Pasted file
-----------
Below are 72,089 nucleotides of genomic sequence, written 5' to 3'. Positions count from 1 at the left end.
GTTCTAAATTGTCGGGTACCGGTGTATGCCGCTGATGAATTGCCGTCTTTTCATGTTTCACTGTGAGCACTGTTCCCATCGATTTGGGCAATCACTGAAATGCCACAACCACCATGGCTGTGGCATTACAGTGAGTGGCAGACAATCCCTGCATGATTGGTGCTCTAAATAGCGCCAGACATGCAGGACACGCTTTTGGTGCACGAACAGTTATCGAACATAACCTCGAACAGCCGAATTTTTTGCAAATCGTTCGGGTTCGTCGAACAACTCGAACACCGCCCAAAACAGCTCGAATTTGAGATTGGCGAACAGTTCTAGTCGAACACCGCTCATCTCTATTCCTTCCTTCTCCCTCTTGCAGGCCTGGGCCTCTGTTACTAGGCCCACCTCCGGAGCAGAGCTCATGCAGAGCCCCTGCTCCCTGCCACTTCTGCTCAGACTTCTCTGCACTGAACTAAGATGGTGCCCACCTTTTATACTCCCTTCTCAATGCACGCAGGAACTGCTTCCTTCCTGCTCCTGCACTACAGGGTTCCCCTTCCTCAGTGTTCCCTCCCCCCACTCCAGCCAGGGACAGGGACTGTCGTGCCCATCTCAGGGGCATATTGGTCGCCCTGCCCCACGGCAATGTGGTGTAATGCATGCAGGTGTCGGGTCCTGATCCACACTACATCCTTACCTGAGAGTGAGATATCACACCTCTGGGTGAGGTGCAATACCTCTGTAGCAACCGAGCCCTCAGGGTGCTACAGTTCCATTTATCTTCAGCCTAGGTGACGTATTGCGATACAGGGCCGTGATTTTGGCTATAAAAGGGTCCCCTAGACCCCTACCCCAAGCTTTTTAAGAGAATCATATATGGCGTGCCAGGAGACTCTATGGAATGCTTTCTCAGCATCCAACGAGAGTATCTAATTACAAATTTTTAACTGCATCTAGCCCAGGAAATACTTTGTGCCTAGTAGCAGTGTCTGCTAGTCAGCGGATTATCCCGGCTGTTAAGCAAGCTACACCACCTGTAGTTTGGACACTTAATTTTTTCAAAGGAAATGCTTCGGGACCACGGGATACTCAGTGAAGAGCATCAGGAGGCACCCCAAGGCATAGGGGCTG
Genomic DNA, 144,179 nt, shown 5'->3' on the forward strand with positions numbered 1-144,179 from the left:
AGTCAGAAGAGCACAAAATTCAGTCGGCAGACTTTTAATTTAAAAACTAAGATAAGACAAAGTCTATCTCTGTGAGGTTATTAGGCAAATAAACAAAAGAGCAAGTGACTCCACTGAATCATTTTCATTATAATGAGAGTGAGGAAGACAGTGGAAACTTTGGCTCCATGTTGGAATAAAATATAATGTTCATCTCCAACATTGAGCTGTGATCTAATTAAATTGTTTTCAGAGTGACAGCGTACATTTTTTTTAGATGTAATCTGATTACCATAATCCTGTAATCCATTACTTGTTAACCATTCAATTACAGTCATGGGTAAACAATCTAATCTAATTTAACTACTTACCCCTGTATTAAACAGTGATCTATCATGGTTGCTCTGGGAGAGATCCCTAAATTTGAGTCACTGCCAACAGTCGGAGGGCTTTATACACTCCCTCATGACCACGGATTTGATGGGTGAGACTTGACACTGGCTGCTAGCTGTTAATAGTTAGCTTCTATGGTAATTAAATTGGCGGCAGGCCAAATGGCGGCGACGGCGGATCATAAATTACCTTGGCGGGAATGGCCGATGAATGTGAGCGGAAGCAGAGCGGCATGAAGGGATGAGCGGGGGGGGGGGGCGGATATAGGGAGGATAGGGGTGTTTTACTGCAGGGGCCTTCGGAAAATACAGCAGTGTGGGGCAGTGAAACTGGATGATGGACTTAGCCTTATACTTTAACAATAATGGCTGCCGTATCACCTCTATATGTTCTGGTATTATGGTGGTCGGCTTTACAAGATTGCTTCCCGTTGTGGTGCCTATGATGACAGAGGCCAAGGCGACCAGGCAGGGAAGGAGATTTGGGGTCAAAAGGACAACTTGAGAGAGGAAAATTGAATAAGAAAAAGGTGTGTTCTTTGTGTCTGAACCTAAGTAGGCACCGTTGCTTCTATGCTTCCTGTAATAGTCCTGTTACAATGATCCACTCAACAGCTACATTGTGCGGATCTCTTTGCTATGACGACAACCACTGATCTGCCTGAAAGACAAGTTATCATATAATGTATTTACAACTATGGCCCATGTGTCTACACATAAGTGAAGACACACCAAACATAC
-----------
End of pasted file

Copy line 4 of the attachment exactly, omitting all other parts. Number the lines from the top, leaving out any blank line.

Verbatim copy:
AGTCAGAAGAGCACAAAATTCAGTCGGCAGACTTTTAATTTAAAAACTAAGATAAGACAAAGTCTATCTCTGTGAGGTTATTAGGCAAATAAACAAAAGAGCAAGTGACTCCACTGAATCATTTTCATTATAATGAGAGTGAGGAAGACAGTGGAAACTTTGGCTCCATGTTGGAATAAAATATAATGTTCATCTCCAACATTGAGCTGTGATCTAATTAAATTGTTTTCAGAGTGACAGCGTACATTTTTTTTAGATGTAATCTGATTACCATAATCCTGTAATCCATTACTTGTTAACCATTCAATTACAGTCATGGGTAAACAATCTAATCTAATTTAACTACTTACCCCTGTATTAAACAGTGATCTATCATGGTTGCTCTGGGAGAGATCCCTAAATTTGAGTCACTGCCAACAGTCGGAGGGCTTTATACACTCCCTCATGACCACGGATTTGATGGGTGAGACTTGACACTGGCTGCTAGCTGTTAATAGTTAGCTTCTATGGTAATTAAATTGGCGGCAGGCCAAATGGCGGCGACGGCGGATCATAAATTACCTTGGCGGGAATGGCCGATGAATGTGAGCGGAAGCAGAGCGGCATGAAGGGATGAGCGGGGGGGGGGGGCGGATATAGGGAGGATAGGGGTGTTTTACTGCAGGGGCCTTCGGAAAATACAGCAGTGTGGGGCAGTGAAACTGGATGATGGACTTAGCCTTATACTTTAACAATAATGGCTGCCGTATCACCTCTATATGTTCTGGTATTATGGTGGTCGGCTTTACAAGATTGCTTCCCGTTGTGGTGCCTATGATGACAGAGGCCAAGGCGACCAGGCAGGGAAGGAGATTTGGGGTCAAAAGGACAACTTGAGAGAGGAAAATTGAATAAGAAAAAGGTGTGTTCTTTGTGTCTGAACCTAAGTAGGCACCGTTGCTTCTATGCTTCCTGTAATAGTCCTGTTACAATGATCCACTCAACAGCTACATTGTGCGGATCTCTTTGCTATGACGACAACCACTGATCTGCCTGAAAGACAAGTTATCATATAATGTATTTACAACTATGGCCCATGTGTCTACACATAAGTGAAGACACACCAAACATAC